Fergit, Hell.

 

Take her away: New York PTA embezzler sentenced

From the Poughkeepsie Journal:

A Town of Poughkeepsie (New York) woman who stole more than $3,000 while serving as treasurer of a local school PTA will spend the next four months in jail for the crime.

Melissa Chapman, 37, of Star Farm Way sobbed Wednesday morning as she was led out of a fourth-floor courtroom in the Dutchess County Courthouse after her sentencing.

Chapman admitted last month that she had embezzled $3,200 from the Cold Spring Elementary School PTA in Stanfordville while she was the group’s treasurer in 2009 and 2010. She entered a guilty plea to grand larceny, a felony.

Chapman brushed aside tears as she told Judge Stephen L. Greller she was sorry for what she did.

“I feel absolutely horrible … I feel sorry for the children I stole from, and it’s affecting my family,” she said. “My kids are being judged for what I did.”

Senior Assistant District  Attorney Edward McLoughlin said Cold Spring PTA members and school officials had told him they were glad Chapman had been convicted of a felony and was being held accountable for her crime.

McLoughlin said school officials  were not asking Greller to send Chapman to jail, but Greller said he believed she deserved some time behind bars.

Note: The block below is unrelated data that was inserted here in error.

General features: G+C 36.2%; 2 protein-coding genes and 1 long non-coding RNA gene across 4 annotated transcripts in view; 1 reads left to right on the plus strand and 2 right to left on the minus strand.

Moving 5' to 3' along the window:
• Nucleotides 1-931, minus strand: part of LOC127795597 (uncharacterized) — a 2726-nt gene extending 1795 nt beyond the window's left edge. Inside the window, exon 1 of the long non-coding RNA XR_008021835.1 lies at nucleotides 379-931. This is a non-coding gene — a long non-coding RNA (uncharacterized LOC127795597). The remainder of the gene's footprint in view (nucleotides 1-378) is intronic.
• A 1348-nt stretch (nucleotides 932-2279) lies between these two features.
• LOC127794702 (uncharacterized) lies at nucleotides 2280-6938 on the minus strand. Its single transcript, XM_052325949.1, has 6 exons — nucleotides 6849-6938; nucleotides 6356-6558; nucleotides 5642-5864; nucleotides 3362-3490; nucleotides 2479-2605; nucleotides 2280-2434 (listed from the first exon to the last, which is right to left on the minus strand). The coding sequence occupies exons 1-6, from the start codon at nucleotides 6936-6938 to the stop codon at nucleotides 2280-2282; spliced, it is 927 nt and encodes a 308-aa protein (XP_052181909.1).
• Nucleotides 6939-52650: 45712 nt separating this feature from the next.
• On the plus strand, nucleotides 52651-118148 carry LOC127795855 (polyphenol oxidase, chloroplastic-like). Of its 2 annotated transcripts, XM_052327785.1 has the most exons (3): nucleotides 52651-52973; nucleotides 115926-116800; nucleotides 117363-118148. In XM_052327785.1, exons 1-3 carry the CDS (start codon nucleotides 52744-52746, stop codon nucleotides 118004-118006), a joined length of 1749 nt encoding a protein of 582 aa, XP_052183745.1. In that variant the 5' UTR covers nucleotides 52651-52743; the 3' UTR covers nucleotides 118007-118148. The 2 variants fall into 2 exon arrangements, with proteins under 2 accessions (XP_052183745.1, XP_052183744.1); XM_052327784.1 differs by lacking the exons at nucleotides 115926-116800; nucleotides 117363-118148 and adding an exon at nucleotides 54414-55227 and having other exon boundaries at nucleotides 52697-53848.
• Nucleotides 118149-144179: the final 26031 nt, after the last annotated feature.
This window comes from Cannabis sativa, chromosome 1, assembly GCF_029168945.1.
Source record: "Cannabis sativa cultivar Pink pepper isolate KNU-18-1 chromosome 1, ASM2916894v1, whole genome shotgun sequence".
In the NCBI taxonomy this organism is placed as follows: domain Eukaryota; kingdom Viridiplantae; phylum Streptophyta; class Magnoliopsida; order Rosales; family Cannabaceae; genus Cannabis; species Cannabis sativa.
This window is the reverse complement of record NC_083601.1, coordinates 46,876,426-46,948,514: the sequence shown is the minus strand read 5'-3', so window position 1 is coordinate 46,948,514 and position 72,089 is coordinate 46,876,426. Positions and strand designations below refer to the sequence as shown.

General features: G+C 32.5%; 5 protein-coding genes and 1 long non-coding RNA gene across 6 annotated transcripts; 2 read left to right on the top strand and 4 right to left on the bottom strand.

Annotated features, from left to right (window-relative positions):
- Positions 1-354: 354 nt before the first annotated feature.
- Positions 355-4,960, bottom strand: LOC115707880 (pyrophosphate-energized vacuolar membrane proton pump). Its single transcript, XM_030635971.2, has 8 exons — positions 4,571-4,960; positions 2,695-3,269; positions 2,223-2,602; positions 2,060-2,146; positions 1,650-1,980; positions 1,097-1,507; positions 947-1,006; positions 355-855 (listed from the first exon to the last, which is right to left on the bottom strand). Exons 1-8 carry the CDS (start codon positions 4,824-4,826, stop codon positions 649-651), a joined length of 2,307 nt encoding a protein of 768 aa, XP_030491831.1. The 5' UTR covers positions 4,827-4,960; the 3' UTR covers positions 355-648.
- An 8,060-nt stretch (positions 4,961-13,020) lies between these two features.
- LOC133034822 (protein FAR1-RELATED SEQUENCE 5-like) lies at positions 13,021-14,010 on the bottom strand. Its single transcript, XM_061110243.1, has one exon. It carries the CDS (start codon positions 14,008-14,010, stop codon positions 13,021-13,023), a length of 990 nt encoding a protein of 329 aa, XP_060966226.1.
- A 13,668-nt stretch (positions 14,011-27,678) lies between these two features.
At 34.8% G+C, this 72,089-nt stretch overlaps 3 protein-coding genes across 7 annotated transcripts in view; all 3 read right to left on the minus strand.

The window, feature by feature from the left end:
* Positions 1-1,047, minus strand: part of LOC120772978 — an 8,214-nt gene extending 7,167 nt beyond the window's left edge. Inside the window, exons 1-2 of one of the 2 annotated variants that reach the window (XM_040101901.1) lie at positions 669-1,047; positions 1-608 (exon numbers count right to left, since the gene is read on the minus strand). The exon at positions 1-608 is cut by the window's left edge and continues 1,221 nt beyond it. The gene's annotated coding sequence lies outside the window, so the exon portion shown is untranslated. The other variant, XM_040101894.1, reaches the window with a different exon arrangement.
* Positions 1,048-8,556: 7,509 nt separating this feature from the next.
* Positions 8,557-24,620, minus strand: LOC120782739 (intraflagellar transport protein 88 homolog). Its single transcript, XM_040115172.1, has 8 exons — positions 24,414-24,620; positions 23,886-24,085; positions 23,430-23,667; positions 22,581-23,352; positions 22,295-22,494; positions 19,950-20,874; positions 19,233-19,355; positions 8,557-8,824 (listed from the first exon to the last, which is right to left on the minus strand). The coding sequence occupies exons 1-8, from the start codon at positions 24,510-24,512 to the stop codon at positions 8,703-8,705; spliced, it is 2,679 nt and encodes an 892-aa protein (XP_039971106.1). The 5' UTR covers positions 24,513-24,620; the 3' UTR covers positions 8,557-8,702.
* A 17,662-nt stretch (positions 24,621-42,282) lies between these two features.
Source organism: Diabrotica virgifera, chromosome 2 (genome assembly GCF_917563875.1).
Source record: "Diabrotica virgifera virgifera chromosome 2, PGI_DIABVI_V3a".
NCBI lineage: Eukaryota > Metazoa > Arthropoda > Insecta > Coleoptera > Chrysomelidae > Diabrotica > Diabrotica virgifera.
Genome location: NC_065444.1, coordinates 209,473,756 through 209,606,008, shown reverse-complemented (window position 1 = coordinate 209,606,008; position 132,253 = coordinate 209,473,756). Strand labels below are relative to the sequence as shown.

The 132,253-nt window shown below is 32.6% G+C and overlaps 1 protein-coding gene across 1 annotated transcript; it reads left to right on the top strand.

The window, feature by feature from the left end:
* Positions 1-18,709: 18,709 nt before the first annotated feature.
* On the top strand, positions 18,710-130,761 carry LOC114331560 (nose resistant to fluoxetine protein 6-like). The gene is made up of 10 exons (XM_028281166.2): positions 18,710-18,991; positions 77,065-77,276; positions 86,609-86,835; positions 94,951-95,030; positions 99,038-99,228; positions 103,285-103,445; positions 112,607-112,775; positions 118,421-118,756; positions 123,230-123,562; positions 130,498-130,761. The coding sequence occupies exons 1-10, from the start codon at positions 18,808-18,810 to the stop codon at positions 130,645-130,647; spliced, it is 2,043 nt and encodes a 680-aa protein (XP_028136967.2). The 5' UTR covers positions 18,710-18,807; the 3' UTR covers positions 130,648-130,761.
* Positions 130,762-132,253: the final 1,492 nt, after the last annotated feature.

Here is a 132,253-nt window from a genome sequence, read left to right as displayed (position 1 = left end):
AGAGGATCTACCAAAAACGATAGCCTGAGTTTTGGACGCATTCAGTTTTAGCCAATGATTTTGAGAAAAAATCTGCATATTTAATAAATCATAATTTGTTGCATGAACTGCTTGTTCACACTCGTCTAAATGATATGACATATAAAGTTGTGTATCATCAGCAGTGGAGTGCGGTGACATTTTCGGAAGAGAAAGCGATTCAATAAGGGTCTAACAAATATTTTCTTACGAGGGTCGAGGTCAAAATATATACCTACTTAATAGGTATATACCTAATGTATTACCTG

“You stole, essentially , from kids, and you did it over an extended period of time — this crime took a level of sophistication,” the judge told Chapman.

“You need some time of incarceration,” Greller said. “I need to send a message to those who are in charge of money that is entrusted to them, and you violated that trust.”

The judge then sentenced Chapman to four months in jail, placed her on probation for five years and ordered her to pay back the money she stole.

As Greller spoke, Chapman sobbed loudly and pleaded with him to reconsider the jail term.

But Greller told sheriff’s deputies to escort Chapman from the courtroom.

 

Mom gets new trial in jaywalking death case

Latest update: The judge has thrown out the reckless conduct charge. See story.

Update: After her plight received national publicity, Raquel Nelson receives a sentence of probation and community service–along with a chance to clear her name.

While she was convicted of walking outside a crosswalk after deboardint a Cobb Transit bus with her three children, she pointed out during her trial that the nearest crosswalk was nearly a third of a mile away.  Her four-year-old son was killed when the group was hit by a car driven by Jerry Guy, who was convicted of vehicular homicide and served six months in jail. Ms. Nelson and her younger daughter received minor injuries. Her older daughter was not injured.